6 Tips to Preserve Old Photos for Future Generations to Enjoy

Preserve Old Photos The most popular method for storing old photos is one of the most damaging. That’s right, stuffing a box with photos, negatives, and/or slides and packing it away in the basement is like turning your memories into a ticking time bomb.

 

If you want to keep your photos safe from disaster and away from the ravages of time, then it’s time to properly store them. The following tips will help you preserve old photos so that they will be around for many years to come.

Use care when handling

 

It’s highly recommended to use cotton gloves when handling photos. There are unseen oils and dirt on our hands that could do some serious damage to prints over time. If you can’t use gloves, then delicately handle the photos at the edges when moving them around.

 

You should also keep your preservation project in an area that’s neat and clean, and away from damaging lights, extreme temperatures or humidity, smoke, foods or liquids. Imagine you’re an archivist handling ancient and precious materials—photos require that same kind of delicacy. While you may not see the damage right away, improper handling can wreak havoc on your photos over time.

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Save 50% On Photo Scanning During Refer-A-Friend Month

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Refer-A-Friend Month at ScanMyPhotos

Welcome. Save 50%* this month to digitize your pictures. If you are a prior customer, nobody knows our story better than you.


Before ordering, read what CNET just wrote about ScanMyPhotos in this raving, detailed review.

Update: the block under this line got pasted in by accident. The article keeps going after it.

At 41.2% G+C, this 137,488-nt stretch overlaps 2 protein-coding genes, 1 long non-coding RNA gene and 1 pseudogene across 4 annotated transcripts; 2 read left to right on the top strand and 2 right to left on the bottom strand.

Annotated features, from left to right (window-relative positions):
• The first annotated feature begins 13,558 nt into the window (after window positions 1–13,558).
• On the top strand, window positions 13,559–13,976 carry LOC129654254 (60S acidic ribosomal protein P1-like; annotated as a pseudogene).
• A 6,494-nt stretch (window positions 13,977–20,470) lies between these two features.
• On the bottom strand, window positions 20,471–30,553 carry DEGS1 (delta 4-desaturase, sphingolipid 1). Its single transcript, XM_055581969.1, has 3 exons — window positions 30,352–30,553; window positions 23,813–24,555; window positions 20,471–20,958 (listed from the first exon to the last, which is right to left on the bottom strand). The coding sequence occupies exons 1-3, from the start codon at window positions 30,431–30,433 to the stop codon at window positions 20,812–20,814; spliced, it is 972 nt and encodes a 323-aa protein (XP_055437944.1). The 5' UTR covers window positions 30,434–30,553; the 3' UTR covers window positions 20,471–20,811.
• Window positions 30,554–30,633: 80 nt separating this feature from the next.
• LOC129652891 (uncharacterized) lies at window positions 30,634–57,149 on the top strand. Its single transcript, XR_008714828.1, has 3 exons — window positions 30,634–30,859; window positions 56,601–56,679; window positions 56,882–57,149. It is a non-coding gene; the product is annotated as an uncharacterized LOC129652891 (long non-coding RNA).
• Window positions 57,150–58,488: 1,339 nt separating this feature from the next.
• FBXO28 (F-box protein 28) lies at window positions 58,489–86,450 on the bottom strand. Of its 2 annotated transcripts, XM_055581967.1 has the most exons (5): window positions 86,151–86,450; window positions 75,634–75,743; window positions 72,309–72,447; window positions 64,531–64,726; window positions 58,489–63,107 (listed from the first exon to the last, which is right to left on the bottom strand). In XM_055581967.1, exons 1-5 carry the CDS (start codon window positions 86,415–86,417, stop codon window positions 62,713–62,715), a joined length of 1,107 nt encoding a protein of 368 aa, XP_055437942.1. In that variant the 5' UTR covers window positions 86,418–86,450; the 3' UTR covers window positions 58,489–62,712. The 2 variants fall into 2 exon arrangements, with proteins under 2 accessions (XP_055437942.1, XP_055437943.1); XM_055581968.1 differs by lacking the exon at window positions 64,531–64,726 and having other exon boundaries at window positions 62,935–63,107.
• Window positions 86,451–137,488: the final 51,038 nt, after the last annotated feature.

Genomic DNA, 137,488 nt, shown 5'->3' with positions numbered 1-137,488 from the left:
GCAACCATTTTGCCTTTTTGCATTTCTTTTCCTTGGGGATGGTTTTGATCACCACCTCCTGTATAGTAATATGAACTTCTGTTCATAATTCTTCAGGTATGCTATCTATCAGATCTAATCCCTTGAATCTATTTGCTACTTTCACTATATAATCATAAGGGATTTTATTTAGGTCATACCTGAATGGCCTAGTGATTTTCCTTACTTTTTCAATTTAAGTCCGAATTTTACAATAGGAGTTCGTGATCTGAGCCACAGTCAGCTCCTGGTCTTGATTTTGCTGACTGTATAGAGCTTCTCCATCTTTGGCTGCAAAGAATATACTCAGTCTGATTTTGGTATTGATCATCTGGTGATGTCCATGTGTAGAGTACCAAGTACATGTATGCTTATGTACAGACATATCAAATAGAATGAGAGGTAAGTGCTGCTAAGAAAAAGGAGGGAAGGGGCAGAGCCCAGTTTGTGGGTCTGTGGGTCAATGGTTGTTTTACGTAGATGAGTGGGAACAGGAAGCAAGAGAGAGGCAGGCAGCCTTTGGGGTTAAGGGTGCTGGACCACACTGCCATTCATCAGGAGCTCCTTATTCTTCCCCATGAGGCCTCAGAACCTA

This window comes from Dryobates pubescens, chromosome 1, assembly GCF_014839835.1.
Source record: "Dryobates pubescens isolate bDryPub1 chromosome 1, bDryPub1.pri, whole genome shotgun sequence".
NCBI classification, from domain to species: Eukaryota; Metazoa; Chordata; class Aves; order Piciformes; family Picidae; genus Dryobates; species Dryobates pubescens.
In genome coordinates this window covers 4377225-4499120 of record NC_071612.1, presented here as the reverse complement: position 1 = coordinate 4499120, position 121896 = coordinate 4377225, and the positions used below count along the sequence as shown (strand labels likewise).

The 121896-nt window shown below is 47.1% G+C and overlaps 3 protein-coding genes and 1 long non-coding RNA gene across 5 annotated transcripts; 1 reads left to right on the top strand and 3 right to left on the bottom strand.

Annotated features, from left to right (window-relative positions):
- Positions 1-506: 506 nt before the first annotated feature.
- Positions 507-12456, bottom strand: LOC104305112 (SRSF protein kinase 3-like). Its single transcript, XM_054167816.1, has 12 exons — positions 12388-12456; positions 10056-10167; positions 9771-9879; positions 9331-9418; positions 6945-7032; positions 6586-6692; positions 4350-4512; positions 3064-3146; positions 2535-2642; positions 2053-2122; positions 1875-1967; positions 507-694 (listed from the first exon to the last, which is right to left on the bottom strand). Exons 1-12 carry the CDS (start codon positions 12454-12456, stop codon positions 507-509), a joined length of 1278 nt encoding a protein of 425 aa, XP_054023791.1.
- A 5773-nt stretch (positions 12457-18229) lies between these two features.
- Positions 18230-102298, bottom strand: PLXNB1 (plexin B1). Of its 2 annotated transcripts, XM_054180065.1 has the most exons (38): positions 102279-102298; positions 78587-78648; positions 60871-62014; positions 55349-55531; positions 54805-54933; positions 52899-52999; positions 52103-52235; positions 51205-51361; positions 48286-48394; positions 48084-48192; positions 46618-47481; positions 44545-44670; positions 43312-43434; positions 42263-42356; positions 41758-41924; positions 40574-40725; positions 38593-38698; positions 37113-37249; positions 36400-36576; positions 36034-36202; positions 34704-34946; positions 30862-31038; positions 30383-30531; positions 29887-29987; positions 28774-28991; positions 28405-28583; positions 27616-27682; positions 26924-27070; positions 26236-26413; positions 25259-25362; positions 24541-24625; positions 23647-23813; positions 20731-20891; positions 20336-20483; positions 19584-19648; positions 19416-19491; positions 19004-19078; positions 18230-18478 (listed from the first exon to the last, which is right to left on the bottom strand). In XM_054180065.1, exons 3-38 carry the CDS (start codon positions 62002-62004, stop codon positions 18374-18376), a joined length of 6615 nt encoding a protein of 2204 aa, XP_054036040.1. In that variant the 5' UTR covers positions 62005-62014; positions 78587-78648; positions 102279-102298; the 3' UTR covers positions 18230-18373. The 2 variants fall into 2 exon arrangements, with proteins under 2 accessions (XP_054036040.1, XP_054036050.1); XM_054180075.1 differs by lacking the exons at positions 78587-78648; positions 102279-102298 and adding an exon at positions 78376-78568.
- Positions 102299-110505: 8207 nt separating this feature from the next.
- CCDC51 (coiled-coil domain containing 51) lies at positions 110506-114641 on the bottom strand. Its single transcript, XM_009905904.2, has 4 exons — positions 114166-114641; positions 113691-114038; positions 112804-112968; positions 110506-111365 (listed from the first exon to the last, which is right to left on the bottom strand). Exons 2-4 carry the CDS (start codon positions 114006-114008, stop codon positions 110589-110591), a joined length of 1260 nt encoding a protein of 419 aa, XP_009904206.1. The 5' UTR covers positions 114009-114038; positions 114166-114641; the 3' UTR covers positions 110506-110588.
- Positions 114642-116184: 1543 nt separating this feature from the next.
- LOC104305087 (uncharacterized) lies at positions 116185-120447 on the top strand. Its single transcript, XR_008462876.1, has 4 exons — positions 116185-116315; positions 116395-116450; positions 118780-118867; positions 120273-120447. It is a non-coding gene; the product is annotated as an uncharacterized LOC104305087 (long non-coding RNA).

Your shared experience with others will help many preserve their lifetime of pictures during Refer-A-Friend Month.


Your friends will love you, even more, when you share this 50% discount so they too can easily have their pictures scanned and save big.


CLICK TO ORDER
Save 50%* With This Promo Code At Checkout: “Pogue10”



In the movie Field of Dreams, a mysterious voice tells Kevin Costner: “If you build it, they will come.” Well, maybe for baseball fields but not for helping to digitize pictures. Too many procrastinate. Will you help encourage others to protect their lifetime of pictures? We designed today’s 50%* discount to be widely shared.

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8 Ways to Fix Water Damaged Photos – Don’t Panic!

Water damage from Hurricane Florence? Don’t panic!

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One of the most common photo restoration requests we get is to fix one form or another of water damage. Whether it’s from a natural disaster, humidity or more severe contact with water, water damage brings us a lot of photo restoration business. We’d prefer to keep your family photos intact in the first place.



Whether your house was flooded or caught fire, your prized photos have probably suffered from water damage. The first rule of handling water-damaged photos? Don’t Panic! You may be able to salvage many or all of your pictures. You might want to contact a photo conservation professional or consult a book on the subject, but here are a few tips:




8 tips for restoring water damaged photos


  • Don’t let the photos dry out! As your photographs dry, they will stick to each other and any other materials they may be in contact with. You’ll find it impossible to pull them apart without causing potentially irreparable damage.